- In Homestuck any planet that will develop Sburb will be bombarded with meteors that're teleported away from Skaia during the reckoning. These meteors start out extremely infrequent and small, but will grow in intensity and size until the players of the game are to enter The Medium. After that point, the meteors will easily wipe out any and all life on the planet. However, the game will also send Exiles from the Incipisphere, whose purpose is to recolonize the planet of the players.
- Tech Infantry has a the moon severely structurally weakened by having miniature black holes repeatedly fired through it, then a large starship crashed into the crater at a large fraction of the speed of light, shattering the moon into a billion pieces. The fragments of moon rock shower down onto the surface of the Earth, creating enough kinetic heating from the impacts to melt most of the surface of the Earth and boil the oceans.
- In one Global Guardians story, the Guardians traveled to a world in which the criminal Mad Scientist Doctor XX had succeeded in eradicating all male life on the planet through a tailored virus. By the time the heroes arrived, the virus had died off... and the remaining human population (all female) had descended into Mad Max-style post-Apocalyptic barbarism due to the sure knowledge that the human race was doomed to utter extinction.
- The SCP Foundation mentions a number of "XK class end of the world scenarios," most of which are kept vague because of [DATA EXPUNGED]. The most prominent to be described in detail, SCP-093, is one of these, possibly a borderline Class 6. And we know so much about it because it already happened.
- One of these scenarios ends with every inch of the Earth being buried under hundreds of miles of cake. No, really.
- This is one of the endings in One Chance.
- While technically not a human example, the Martians in Invader Zim worked themselves to extinction turning their planet into a giant spaceship. "Because it's cool!"
- On Ben 10: Alien Force, Paradox shows the heroes a possible future where a time-warping entity has caused everything on Earth to age into dust. He claims it's their best possible future if the entity isn't stopped.
- In the Futurama episode "The Late Philip J. Fry", Fry, Bender and the Professor end up in the year 1 billion, where all life on Earth is extinct and only an empty, desolate plain remains.
- Might have been the ultimate result of Nightmare Moon's actions (as during The Night That Never Ends the entire planet will inevitably freeze over), but since Status Quo Is God...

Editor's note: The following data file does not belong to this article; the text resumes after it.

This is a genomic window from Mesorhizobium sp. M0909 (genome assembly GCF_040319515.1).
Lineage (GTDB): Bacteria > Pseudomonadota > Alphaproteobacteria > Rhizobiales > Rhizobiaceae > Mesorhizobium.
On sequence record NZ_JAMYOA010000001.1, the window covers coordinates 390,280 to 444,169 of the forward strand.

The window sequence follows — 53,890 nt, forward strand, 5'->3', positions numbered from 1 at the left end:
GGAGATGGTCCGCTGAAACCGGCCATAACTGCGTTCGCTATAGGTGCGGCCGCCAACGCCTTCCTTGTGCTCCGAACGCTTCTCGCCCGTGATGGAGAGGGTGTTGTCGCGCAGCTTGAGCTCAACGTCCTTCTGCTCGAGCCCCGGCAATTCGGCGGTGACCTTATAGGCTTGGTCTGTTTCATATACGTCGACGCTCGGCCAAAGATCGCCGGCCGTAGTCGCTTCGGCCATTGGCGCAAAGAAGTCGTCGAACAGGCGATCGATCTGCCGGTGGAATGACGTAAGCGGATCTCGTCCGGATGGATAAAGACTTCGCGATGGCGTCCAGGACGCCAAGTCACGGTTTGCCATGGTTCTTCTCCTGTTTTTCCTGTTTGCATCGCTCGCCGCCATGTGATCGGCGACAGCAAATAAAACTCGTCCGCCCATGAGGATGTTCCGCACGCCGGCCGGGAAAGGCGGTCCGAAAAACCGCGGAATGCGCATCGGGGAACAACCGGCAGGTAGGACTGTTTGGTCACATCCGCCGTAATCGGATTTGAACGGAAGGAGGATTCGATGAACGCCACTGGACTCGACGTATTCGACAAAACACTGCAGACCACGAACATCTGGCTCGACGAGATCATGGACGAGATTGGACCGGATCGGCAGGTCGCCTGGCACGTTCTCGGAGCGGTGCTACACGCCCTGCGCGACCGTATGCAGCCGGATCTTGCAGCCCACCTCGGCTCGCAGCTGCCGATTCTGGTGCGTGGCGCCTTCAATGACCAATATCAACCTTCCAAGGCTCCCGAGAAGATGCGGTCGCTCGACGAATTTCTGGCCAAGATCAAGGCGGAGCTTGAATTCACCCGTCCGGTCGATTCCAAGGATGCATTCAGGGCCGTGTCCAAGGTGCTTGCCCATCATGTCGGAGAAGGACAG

- Arguably, this might have happened to Mars and/or Venus. Some of the most extreme worst-case global warming scenarios see Earth heading this way too, although this view doesn't have widespread support among even climatologists.
- It's been estimated that Earth itself has experienced this several times (fortunately, all were at the time where life was only beginning to become complex before each event).
- This is the likely outcome of any asteroid strike of a sufficient size larger than a few miles across: Earth's surface would be burned away or covered in magma, and the only survivors might be archaeobacteria deep within the earth's crust. Worst news? It'll eventually happen, since the death of the Sun will have the same effect.
- The first episode of the Discovery Channel miniseries Miracle Planet demonstrated this using an asteroid around 500 km in diameter (that's smaller than the diameter of the above-mentioned asteroid from Armageddon) colliding with present-day Earth.
- Most scientists predict that the final mass extinction will take place as early as 600 million years because by then the warming and expanding Sun will actually raise temperatures on Earth so much that all carbon dioxide will literally be stripped from the atmosphere. When carbon dioxide levels reach a low enough level, all plants will become extinct because plants need carbon dioxide to survive, and consequently the loss of plants will remove all oxygen from the atmosphere as well, and combined with even faster warming, will also end all animal life.